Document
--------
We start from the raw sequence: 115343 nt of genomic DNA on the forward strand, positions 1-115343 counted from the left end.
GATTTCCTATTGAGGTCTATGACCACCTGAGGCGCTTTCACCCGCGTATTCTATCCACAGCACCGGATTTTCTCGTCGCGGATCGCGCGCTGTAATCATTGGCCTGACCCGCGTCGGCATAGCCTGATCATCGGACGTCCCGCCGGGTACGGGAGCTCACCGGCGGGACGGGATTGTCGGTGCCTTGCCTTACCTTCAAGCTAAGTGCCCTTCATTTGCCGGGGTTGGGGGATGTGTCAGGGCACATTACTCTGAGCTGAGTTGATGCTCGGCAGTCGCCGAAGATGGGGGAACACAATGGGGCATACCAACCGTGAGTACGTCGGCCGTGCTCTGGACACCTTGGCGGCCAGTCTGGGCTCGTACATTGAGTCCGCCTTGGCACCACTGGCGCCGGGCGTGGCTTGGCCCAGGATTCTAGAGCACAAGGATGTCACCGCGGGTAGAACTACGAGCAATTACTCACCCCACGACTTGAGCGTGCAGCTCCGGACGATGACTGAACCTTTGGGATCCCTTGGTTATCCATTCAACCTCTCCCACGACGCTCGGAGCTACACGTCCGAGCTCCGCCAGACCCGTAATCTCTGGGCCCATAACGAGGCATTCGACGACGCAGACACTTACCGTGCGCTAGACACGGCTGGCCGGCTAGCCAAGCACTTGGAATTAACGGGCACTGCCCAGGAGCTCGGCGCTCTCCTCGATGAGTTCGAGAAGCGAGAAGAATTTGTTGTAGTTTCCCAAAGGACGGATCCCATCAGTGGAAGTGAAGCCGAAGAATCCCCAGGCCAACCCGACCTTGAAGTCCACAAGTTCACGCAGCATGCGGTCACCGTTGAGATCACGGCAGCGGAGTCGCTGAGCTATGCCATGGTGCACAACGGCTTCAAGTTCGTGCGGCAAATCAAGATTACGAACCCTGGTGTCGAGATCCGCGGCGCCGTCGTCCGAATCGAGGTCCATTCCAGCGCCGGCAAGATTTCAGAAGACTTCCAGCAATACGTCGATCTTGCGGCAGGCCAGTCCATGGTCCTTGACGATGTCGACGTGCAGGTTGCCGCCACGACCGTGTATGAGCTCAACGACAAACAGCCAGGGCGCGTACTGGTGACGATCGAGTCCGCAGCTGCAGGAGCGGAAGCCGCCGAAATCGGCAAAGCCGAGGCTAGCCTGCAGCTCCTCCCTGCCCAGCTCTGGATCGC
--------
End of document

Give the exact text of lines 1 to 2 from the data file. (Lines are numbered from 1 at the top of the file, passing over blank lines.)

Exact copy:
We start from the raw sequence: 115343 nt of genomic DNA on the forward strand, positions 1-115343 counted from the left end.
GATTTCCTATTGAGGTCTATGACCACCTGAGGCGCTTTCACCCGCGTATTCTATCCACAGCACCGGATTTTCTCGTCGCGGATCGCGCGCTGTAATCATTGGCCTGACCCGCGTCGGCATAGCCTGATCATCGGACGTCCCGCCGGGTACGGGAGCTCACCGGCGGGACGGGATTGTCGGTGCCTTGCCTTACCTTCAAGCTAAGTGCCCTTCATTTGCCGGGGTTGGGGGATGTGTCAGGGCACATTACTCTGAGCTGAGTTGATGCTCGGCAGTCGCCGAAGATGGGGGAACACAATGGGGCATACCAACCGTGAGTACGTCGGCCGTGCTCTGGACACCTTGGCGGCCAGTCTGGGCTCGTACATTGAGTCCGCCTTGGCACCACTGGCGCCGGGCGTGGCTTGGCCCAGGATTCTAGAGCACAAGGATGTCACCGCGGGTAGAACTACGAGCAATTACTCACCCCACGACTTGAGCGTGCAGCTCCGGACGATGACTGAACCTTTGGGATCCCTTGGTTATCCATTCAACCTCTCCCACGACGCTCGGAGCTACACGTCCGAGCTCCGCCAGACCCGTAATCTCTGGGCCCATAACGAGGCATTCGACGACGCAGACACTTACCGTGCGCTAGACACGGCTGGCCGGCTAGCCAAGCACTTGGAATTAACGGGCACTGCCCAGGAGCTCGGCGCTCTCCTCGATGAGTTCGAGAAGCGAGAAGAATTTGTTGTAGTTTCCCAAAGGACGGATCCCATCAGTGGAAGTGAAGCCGAAGAATCCCCAGGCCAACCCGACCTTGAAGTCCACAAGTTCACGCAGCATGCGGTCACCGTTGAGATCACGGCAGCGGAGTCGCTGAGCTATGCCATGGTGCACAACGGCTTCAAGTTCGTGCGGCAAATCAAGATTACGAACCCTGGTGTCGAGATCCGCGGCGCCGTCGTCCGAATCGAGGTCCATTCCAGCGCCGGCAAGATTTCAGAAGACTTCCAGCAATACGTCGATCTTGCGGCAGGCCAGTCCATGGTCCTTGACGATGTCGACGTGCAGGTTGCCGCCACGACCGTGTATGAGCTCAACGACAAACAGCCAGGGCGCGTACTGGTGACGATCGAGTCCGCAGCTGCAGGAGCGGAAGCCGCCGAAATCGGCAAAGCCGAGGCTAGCCTGCAGCTCCTCCCTGCCCAGCTCTGGATCGC